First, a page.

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Retirement. Publishers, thank you for the many years of reading pleasure you gave me, but all good things must come to an end. Due to failing eyesight I am forced to retire. I can no longer review your books, and any that you send will be donated to the local library, unread. Do not send any more. I can only read for a couple hours every day, and this does not allow me to finish a book in reasonable time. I will be devoting time to my own books from now on, and reading on a personal level. Books that interest me. I prefer paperbacks and hardbacks, not eBooks. My eyesight has been failing the last few years, and I cannot handle hundreds of review books any more. My books are still available for review. Anyone interested in reviewing any of them, they are found in the Link to Tom’s Books On Amazon. Contact me for pdf copies at

Monday, October 20, 2014

New Pulp And New Pulp Fiction

New Pulp And New Pulp Heroes

Clancy O’Hara’s PULP #7
The hero pulp magazines ended in the summer of 1953, while genre pulp magazines continued through the late fifties, and even into the 1960’s. One had the gall to hang on until about 1972. But the end had arrived. Men’s adventure paperbacks were taking the place of those old magazines on the racks, and digest magazines replaced the SF, Mystery, Western & Romance pulps.
The pulp magazines had kept to a strict moral code watched over by publishers and editors, though some of the covers might have given a different impression of what was inside. By 1953, however, the hero pulps were not immune to the changing time, and the morals were beginning to evaporate. The final issues of The Phantom Detective, Dan Fowler (G-Men Detective), and The Black Bat (Black Book Detective) contained strong hints of sex and rougher language. But by then their time was dying, and the paperbacks had taken over for good.

Jerry Page’s The Armadillo
Let’s concentrate on the pulp hero, or I might use the term NEW PULP HERO at this phase. When did it start? That’s easy. The first we absolutely know of for sure, was Jerry Page’s The Armadillo, a masked hero that appeared in print just a few years after the hero pulp magazines ceased in the mid 1950s. By the 1960s there were new stories of The Shadow, to prove that OLD PULP HEROES were not dead. And others were writing clones of Doc Savage and Tarzan, like Phil Farmer and Lin Carter, among others. I don’t have a good track on all the new pulp heroes that were strangely appearing in paperback, but I could name some, if pressed. Even major comic book houses like Marvel and DC were bringing their characters out in prose paperback editions.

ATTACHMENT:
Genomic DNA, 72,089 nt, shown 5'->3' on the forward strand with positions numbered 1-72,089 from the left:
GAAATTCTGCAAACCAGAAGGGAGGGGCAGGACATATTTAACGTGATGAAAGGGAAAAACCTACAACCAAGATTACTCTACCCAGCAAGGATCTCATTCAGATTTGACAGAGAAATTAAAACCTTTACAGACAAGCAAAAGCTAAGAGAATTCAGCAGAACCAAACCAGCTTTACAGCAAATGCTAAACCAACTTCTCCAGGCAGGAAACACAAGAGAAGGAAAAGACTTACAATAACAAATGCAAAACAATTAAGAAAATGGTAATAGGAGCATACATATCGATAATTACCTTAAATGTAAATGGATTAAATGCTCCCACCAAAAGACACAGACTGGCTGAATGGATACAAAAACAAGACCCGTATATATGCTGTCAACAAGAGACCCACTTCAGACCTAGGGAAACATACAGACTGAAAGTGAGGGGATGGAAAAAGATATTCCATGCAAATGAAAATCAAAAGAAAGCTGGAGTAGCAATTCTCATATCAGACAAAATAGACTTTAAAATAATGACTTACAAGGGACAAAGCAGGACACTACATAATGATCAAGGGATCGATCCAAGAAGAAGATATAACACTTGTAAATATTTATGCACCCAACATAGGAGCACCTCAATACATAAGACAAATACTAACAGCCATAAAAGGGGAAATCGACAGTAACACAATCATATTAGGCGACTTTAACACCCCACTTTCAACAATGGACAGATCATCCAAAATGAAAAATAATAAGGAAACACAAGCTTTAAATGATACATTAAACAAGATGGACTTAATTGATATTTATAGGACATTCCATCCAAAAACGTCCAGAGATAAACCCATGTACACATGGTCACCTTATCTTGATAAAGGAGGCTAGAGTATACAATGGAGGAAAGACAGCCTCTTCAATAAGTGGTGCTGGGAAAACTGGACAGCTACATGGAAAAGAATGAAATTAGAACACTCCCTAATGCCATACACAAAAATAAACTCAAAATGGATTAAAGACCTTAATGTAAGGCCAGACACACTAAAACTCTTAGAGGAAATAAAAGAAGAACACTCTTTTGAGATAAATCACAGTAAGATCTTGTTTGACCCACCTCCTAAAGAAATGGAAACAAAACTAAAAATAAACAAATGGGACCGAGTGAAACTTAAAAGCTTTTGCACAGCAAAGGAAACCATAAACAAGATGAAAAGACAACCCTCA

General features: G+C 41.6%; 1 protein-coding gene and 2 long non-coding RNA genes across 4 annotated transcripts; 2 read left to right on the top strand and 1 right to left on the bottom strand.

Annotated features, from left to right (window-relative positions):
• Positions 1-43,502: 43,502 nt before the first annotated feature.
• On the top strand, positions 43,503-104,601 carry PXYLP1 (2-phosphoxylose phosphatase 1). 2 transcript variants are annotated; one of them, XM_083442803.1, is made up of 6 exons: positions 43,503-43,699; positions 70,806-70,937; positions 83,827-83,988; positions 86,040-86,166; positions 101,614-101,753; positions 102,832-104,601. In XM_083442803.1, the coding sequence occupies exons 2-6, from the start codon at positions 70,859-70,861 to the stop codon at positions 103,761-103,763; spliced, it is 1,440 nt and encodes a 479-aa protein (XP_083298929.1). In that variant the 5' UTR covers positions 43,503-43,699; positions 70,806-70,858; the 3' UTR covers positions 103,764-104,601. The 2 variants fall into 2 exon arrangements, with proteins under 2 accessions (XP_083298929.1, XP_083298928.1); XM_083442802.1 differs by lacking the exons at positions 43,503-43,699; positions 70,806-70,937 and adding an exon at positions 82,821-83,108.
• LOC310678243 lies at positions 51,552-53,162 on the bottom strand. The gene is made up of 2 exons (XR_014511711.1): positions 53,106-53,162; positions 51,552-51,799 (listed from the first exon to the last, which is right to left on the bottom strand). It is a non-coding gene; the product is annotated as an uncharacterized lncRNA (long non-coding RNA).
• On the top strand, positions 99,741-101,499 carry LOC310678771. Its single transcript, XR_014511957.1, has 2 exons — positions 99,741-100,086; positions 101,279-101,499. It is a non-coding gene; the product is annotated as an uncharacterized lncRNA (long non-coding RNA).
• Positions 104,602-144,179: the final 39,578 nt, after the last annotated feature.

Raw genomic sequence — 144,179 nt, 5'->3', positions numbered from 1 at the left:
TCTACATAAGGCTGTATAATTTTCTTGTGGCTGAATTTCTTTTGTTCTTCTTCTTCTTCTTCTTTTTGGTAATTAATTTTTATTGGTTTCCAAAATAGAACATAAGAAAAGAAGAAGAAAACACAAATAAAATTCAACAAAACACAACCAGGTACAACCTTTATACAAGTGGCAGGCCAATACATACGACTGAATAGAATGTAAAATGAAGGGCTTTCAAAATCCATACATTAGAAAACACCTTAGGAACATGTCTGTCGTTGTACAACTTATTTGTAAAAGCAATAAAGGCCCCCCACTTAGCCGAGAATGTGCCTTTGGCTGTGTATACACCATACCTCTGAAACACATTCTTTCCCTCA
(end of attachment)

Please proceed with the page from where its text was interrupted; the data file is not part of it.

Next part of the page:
Tom Johnson’s The Black Ghost
Unfortunately, there wasn’t a concerted effort to maintain this new pulp/new pulp hero tradition until 1995. In January of that year – dated Winter - it all changed. The culprit was Clancy O’Hara’s PULP FICTION MAGAZINE - changed to PULP, A FICTION MAGAZINE with the third issue and just plain PULP with the seventh issue. And the first new pulp characters to arrive in Clancy’s magazine were Aaron B. Larson’s Haakon Jones, and Tom Johnson’s The Black Ghost, both appearing in early issues. In June 1995, Tom & Ginger Johnson’s FADING SHADOWS magazines kicked off with CLASSIC PULP FICTION STORIES and ran through December 2004, and the new pulp/new pulp heroes were claiming their place as “new pulp fiction”. Clancy may have been the first to call it NEW PULP, but we at FADING SHADOWS called it NEW STORIES IN THE PULP TRADITION. I’m not really sure when the NEW PULP banner started, but I imagine someone at Pro Se could fill us in.

As the reader can see, NEW PULP is really quite old. I still prefer NEW STORIES IN THE PULP TRADITION, however. Doesn’t that make sense? But whatever we call it, since 1995 NEW PULP FICTION has been going strong, and we’ve definitely seen some interesting characters show up on radar. In January 2015, the modern day pulp fiction will be twenty years old. Haakon Jones and The Black Ghost will also share that honor.

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